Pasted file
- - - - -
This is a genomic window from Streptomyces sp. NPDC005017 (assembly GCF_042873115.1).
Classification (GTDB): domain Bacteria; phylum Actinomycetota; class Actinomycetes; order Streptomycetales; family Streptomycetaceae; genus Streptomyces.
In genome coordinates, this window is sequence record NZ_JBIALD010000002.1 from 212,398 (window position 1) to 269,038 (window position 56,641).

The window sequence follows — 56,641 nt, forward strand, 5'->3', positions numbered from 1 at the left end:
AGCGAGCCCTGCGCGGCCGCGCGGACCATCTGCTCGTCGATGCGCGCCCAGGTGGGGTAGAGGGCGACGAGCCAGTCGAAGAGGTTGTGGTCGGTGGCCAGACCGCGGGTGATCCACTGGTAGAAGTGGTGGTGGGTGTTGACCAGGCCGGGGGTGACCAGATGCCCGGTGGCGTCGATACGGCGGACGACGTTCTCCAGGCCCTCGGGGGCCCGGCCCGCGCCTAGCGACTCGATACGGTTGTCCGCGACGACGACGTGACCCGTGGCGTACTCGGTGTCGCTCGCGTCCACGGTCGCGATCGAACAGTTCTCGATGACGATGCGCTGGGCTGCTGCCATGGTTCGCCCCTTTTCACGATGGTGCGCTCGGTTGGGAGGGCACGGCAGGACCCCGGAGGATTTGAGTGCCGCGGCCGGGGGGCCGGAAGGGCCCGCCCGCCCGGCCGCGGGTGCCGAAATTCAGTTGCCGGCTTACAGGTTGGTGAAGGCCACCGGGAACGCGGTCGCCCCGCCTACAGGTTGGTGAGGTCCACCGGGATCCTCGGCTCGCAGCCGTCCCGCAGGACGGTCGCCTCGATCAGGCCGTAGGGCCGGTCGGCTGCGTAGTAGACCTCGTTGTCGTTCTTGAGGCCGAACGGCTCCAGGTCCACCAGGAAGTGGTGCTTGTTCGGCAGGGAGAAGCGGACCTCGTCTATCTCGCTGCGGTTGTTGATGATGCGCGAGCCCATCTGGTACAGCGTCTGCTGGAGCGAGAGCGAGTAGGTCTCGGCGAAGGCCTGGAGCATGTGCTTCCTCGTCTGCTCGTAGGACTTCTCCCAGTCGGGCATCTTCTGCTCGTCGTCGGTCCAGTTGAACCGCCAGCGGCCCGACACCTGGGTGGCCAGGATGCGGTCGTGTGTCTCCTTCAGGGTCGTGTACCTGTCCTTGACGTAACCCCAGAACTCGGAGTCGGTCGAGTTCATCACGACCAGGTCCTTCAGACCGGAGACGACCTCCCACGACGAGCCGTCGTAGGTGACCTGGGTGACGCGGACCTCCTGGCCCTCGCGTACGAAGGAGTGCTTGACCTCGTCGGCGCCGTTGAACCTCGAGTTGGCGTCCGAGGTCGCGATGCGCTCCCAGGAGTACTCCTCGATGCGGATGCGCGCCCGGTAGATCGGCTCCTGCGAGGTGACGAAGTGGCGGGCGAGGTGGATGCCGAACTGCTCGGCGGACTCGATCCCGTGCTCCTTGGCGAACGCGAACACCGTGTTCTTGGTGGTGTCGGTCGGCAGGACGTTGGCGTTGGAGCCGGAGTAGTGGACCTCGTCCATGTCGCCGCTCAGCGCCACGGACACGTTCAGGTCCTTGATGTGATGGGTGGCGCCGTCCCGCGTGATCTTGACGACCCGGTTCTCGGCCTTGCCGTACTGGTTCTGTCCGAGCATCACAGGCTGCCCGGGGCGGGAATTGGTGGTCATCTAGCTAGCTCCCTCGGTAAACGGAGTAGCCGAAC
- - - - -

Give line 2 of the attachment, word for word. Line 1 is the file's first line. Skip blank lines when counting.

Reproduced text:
Classification (GTDB): domain Bacteria; phylum Actinomycetota; class Actinomycetes; order Streptomycetales; family Streptomycetaceae; genus Streptomyces.